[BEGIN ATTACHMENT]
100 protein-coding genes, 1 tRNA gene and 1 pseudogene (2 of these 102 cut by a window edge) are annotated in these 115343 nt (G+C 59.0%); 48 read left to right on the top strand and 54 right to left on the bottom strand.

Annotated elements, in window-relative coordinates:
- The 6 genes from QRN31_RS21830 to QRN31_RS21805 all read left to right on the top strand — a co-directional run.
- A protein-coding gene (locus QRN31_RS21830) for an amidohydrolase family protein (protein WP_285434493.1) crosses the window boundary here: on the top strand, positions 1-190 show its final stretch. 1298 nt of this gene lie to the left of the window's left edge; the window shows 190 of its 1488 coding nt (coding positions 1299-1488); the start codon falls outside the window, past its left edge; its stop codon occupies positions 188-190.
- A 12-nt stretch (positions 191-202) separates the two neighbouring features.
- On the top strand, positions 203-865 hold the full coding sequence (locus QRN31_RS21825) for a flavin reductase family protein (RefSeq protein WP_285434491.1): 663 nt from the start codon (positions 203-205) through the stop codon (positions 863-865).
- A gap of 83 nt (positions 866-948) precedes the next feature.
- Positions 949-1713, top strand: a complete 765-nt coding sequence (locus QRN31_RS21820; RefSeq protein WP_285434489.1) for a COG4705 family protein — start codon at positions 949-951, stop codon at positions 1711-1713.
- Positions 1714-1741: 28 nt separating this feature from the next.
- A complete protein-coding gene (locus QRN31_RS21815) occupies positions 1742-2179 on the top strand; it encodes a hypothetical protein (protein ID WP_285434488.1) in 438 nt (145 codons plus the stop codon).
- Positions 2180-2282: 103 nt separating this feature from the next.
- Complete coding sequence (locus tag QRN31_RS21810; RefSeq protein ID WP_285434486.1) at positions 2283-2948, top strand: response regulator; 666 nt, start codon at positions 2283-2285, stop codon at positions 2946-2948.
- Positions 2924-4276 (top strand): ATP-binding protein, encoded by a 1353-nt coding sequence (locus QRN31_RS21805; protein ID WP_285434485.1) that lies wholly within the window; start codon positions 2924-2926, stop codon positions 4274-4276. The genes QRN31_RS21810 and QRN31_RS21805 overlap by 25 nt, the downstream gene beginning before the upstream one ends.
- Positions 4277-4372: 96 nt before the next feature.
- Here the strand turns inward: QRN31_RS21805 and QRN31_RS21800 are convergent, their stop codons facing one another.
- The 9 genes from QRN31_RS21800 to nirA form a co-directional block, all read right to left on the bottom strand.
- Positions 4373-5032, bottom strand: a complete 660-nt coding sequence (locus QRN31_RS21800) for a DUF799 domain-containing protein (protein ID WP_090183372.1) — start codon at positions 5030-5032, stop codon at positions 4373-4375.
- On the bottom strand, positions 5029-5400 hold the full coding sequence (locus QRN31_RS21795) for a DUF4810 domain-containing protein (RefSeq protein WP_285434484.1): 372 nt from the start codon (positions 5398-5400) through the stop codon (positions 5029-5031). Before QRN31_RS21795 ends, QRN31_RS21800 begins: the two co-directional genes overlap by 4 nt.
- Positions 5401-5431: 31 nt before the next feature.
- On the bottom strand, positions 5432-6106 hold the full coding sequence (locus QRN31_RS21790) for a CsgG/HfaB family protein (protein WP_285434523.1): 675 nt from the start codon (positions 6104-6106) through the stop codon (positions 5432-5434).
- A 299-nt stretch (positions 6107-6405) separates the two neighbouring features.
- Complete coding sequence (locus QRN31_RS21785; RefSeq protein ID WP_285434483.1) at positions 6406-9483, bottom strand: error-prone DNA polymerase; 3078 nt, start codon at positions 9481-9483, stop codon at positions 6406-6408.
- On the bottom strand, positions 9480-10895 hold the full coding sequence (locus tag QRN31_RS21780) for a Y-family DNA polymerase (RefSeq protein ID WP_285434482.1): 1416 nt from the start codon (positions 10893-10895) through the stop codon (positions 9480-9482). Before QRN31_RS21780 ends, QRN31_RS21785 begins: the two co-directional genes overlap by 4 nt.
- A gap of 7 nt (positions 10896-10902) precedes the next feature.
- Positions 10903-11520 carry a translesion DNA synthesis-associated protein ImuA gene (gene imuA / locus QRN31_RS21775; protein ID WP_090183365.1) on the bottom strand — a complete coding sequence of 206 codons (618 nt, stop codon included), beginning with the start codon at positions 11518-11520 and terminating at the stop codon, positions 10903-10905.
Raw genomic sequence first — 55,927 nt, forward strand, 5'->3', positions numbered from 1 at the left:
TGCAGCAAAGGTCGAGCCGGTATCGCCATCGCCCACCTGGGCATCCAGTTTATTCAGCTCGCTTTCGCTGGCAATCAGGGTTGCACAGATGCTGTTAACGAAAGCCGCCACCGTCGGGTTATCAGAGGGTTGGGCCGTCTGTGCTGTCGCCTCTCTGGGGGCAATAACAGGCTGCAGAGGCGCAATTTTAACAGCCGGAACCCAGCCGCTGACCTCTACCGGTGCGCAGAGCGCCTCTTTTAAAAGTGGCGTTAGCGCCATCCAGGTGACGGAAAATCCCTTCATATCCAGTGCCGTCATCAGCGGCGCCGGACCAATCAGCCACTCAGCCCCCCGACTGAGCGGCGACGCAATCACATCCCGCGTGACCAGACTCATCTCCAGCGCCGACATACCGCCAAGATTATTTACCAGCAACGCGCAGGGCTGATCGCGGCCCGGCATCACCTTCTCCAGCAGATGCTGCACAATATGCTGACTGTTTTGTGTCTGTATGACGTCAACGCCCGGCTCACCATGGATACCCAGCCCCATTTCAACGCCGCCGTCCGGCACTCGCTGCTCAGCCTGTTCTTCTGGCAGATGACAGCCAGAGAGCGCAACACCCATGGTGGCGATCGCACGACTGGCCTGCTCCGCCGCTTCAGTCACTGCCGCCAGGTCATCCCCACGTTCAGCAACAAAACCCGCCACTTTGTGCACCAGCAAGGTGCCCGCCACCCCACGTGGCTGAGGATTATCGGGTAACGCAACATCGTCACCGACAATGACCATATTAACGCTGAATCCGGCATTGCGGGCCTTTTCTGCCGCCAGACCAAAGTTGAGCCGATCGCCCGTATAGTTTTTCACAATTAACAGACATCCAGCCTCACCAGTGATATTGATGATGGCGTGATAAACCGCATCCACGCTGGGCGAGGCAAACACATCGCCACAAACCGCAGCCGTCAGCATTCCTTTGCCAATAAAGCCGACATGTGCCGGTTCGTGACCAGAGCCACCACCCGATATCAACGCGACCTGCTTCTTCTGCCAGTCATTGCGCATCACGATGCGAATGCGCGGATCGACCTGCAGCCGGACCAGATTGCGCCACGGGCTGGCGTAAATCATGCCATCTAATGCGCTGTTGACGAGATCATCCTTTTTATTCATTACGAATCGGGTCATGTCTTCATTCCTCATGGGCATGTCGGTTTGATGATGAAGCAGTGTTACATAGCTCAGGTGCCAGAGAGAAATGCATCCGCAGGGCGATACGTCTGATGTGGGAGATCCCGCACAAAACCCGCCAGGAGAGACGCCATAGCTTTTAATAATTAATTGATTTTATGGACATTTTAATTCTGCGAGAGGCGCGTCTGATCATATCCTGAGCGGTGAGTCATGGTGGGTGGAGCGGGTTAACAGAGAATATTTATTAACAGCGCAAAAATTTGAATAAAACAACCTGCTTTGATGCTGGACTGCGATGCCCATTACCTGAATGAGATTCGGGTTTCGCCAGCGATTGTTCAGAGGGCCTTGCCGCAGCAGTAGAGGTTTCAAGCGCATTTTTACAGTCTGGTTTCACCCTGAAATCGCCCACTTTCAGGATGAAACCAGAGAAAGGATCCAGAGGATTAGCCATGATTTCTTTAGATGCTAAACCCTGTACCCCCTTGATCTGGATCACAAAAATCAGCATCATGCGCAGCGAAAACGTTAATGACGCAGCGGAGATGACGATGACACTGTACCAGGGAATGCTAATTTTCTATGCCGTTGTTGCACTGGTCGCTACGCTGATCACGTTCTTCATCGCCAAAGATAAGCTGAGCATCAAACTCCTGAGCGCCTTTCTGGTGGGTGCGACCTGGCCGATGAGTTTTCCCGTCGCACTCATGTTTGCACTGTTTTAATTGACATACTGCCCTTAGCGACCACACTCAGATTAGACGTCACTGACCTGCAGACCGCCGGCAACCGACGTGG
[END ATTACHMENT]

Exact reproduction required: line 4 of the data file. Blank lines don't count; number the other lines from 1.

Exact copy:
- A protein-coding gene (locus QRN31_RS21830) for an amidohydrolase family protein (protein WP_285434493.1) crosses the window boundary here: on the top strand, positions 1-190 show its final stretch. 1298 nt of this gene lie to the left of the window's left edge; the window shows 190 of its 1488 coding nt (coding positions 1299-1488); the start codon falls outside the window, past its left edge; its stop codon occupies positions 188-190.